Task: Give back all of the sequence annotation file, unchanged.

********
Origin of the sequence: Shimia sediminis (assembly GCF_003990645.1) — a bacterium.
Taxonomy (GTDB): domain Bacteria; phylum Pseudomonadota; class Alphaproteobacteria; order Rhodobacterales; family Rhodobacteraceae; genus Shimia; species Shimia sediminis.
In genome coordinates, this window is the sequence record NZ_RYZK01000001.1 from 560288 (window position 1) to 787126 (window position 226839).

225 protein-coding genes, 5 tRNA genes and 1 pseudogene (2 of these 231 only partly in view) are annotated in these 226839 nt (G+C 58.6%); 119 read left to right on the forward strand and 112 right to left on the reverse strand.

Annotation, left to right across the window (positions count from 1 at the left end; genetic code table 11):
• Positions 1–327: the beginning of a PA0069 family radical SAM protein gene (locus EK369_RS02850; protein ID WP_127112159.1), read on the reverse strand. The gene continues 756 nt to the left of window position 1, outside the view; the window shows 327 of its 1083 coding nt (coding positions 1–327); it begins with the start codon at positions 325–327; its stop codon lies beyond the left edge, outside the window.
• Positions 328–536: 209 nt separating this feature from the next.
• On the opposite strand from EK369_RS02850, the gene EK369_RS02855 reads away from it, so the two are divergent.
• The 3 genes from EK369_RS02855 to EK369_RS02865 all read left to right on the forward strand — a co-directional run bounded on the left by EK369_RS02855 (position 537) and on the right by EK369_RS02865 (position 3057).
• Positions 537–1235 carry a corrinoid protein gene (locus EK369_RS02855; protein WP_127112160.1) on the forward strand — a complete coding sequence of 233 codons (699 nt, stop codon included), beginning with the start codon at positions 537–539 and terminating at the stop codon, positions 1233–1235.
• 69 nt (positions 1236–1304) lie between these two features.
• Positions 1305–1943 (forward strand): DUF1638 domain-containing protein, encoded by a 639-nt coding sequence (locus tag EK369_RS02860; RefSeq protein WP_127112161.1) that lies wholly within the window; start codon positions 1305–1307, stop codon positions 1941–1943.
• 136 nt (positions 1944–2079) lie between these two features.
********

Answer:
Origin of the sequence: Shimia sediminis (assembly GCF_003990645.1) — a bacterium.
Taxonomy (GTDB): domain Bacteria; phylum Pseudomonadota; class Alphaproteobacteria; order Rhodobacterales; family Rhodobacteraceae; genus Shimia; species Shimia sediminis.
In genome coordinates, this window is the sequence record NZ_RYZK01000001.1 from 560288 (window position 1) to 787126 (window position 226839).

225 protein-coding genes, 5 tRNA genes and 1 pseudogene (2 of these 231 only partly in view) are annotated in these 226839 nt (G+C 58.6%); 119 read left to right on the forward strand and 112 right to left on the reverse strand.

Annotation, left to right across the window (positions count from 1 at the left end; genetic code table 11):
• Positions 1–327: the beginning of a PA0069 family radical SAM protein gene (locus EK369_RS02850; protein ID WP_127112159.1), read on the reverse strand. The gene continues 756 nt to the left of window position 1, outside the view; the window shows 327 of its 1083 coding nt (coding positions 1–327); it begins with the start codon at positions 325–327; its stop codon lies beyond the left edge, outside the window.
• Positions 328–536: 209 nt separating this feature from the next.
• On the opposite strand from EK369_RS02850, the gene EK369_RS02855 reads away from it, so the two are divergent.
• The 3 genes from EK369_RS02855 to EK369_RS02865 all read left to right on the forward strand — a co-directional run bounded on the left by EK369_RS02855 (position 537) and on the right by EK369_RS02865 (position 3057).
• Positions 537–1235 carry a corrinoid protein gene (locus EK369_RS02855; protein WP_127112160.1) on the forward strand — a complete coding sequence of 233 codons (699 nt, stop codon included), beginning with the start codon at positions 537–539 and terminating at the stop codon, positions 1233–1235.
• 69 nt (positions 1236–1304) lie between these two features.
• Positions 1305–1943 (forward strand): DUF1638 domain-containing protein, encoded by a 639-nt coding sequence (locus tag EK369_RS02860; RefSeq protein WP_127112161.1) that lies wholly within the window; start codon positions 1305–1307, stop codon positions 1941–1943.
• 136 nt (positions 1944–2079) lie between these two features.